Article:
Will Specialist Pay Be a Target of Health Care Reform?
Health policymakers are well aware of the pay differential between primary care and specialist physicians. Given this disparity, it’s important to recognize how the divergence arose. To the extent that training programs are limited for each specialty, that’s a natural barrier to entry that is hard to remedy without a great deal of investment in specialist education–or broadening of medical education generally. However, Ezra Klein quotes a comment on his blog which suggests a more artificial basis for specialist prosperity:
Specialist salaries aren’t just determined– they are based on volume of procedures and payment rates for their procedures. The “best” specialties are fluid [i.e., oft-changing], as are the best salaries (with exceptions, like Neurosurgery) primarily because physician payment reform is not keeping up with the changing practice of medicine.
Specialties typically have a couple of bread-and-butter procedures that change based on changes in technology, diagnosis and clinical practice. Typically, these bread-and-butter procedures start small, are paid well per procedure, and physician groups figure out out they do a ton of those procedures to drive salary.
Opthamologists used to make a lot more money than they do now. Why? Because cataract surge[ons] used to get paid a lot more [two to five times more per case than they is paid presently]. These docs figured out how to be more efficient so they could do more cases per day, and it takes a while for payors to say– you’re doing one every 20 minutes instead of every 90? Then we’re cutting back fees accordingly. In the meantime, Ophthalmologists rake it in and are a “top” specialty for medical students.
Eventually, payors and Medicare figures things out and start putting pressures on rates. But it takes a while. The same story is now true for Gastroenterologists, Radiologists and Dermatologists. Radiology was one of the easiest fields to get into 15 years ago. You work in the dark, have little contact with patients, its frankly a weird field for people who went into medicine looking to help people. You used to have a couple of nerdy introvert types who liked being in the dark that chose the field. Now because of the explosion of imaging, and practice efficiency, these guys are reading 3x the images they did 15 years, and making three times as much.
Payments will eventually come down for them too. But in the meantime, Radiology is now one of the hottest fields for medical students. Fixing this perverse dynamic is a key question. PS: General surgeons are the wrong specialty to pick on. What specialty has had vacant spot in the residency matching process the last few years? General surgery. Its a pretty tough life– in terms of lifestyle impact, they deserve the $75-100K more than the P[rimary Care Physicians]. It’s the Radiologists and Dermatologists that have PCP hours but are making 300-400K that are the problem.
This strikes me as a step toward the truth, but it raises as many questions as it answers. After following Medicare’s struggle from 2005 to 2008 to update rates paid for out-patient procedures performed at ambulatory surgical centers, I can attest to the slowness of federal updating. (There may have been a lag from 1990 to 2008 if I am reading the rulemaking documents correctly there.) Meanwhile, private insurers may not have the purchasing power needed for foist an adjustment on thriving specialists. If specialists are coordinated or powerful enough, they can refuse to be part of a network–and that refusal can be more harmful to the network than to the specialists.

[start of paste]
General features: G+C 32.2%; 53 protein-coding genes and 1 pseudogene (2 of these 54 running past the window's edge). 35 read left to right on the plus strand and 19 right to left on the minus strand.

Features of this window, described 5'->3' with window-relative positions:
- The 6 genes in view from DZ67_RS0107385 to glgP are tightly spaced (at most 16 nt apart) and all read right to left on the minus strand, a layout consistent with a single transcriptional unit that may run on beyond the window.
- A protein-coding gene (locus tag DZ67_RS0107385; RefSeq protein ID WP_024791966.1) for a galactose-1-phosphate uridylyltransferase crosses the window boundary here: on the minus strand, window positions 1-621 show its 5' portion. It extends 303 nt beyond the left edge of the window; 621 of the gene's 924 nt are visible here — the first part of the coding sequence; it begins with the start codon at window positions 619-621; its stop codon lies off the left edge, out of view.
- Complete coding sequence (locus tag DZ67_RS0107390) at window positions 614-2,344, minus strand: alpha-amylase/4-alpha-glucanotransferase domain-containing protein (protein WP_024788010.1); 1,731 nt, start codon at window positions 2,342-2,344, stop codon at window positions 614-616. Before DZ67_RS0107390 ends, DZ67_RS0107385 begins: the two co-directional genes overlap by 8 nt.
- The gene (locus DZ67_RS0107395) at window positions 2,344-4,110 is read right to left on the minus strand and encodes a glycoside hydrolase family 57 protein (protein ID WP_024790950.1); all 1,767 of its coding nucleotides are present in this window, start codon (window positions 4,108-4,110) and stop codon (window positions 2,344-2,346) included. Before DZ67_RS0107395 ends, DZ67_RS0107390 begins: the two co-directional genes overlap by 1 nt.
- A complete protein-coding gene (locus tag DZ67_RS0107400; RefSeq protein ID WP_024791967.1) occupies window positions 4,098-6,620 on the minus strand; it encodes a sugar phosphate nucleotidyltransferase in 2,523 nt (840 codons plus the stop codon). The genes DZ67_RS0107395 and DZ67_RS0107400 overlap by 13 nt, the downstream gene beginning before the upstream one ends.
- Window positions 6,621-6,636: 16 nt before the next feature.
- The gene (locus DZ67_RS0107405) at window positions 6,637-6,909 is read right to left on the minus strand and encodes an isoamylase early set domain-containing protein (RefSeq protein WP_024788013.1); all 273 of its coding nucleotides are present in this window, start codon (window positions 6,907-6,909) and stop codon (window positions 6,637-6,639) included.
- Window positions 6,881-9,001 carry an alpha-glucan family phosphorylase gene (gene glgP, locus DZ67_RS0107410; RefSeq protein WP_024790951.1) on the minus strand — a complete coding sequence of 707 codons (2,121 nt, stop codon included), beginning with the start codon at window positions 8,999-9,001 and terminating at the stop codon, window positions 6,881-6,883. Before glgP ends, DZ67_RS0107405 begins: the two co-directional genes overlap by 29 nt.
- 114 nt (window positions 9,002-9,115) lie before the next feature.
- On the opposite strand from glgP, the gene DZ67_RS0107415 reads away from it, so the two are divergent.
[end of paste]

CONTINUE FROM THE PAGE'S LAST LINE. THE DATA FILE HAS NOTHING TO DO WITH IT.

But one of the key questions here is how did the specialists increase the volume of the procedures they were able to complete? We can sketch two scenarios schematically. In one, exogenous technological change simply makes it easier to do more procedures more quickly. In another, innovation by specialists themselves makes their practices more efficient. It seems that payment systems ought to reward the latter type of efficiency gains.
Pondering the difficulty of distinguishing between these two types of efficiency gains may make one long for a more normal market determination of the price of physicians here. However, the idea of a “just wage” has to enter into policymaking. Pay should be reasonably correlated with the amount of work the physician puts in each week, the value of the services rendered, and the investment of time and money the physician put into her or his training. But when inequality is pronounced and a large proportion of citizens is dependent on public aid for their care (as in virtually every developed country in the world, including the US), the pay of physicians must reflect that fact as well. As one court reasoned,
[P]hysicians should not have their services valued, as you would commodities in trade, by a fixed standard; what would be a proper charge for the same service to a man fully able to pay would be excessive to a man of limited means, and what would be willingly done for the indigent, without thought of financial reward, should be compensated for by one who can afford to pay on the scale which doctors of repute measure as the proper one. Only on such a basis can those who devote their lives to ministering to human suffering in some degree be fairly paid.*
I predict that the specialist pay conundrum will only be solved by carrots and sticks that lead to compression of physician incomes generally: greatly increased educational aid to physicians (so that they can be debt free at the end of their schooling), balanced by lifelong obligations to either take on a percentage of Medicare, Medicaid, and SCHIP patients, or pay others to take on their share.
*This is quoted in Mark A. Hall, The Legal and Historical Foundations of Patients as Medical Consumers, Geo. L. J.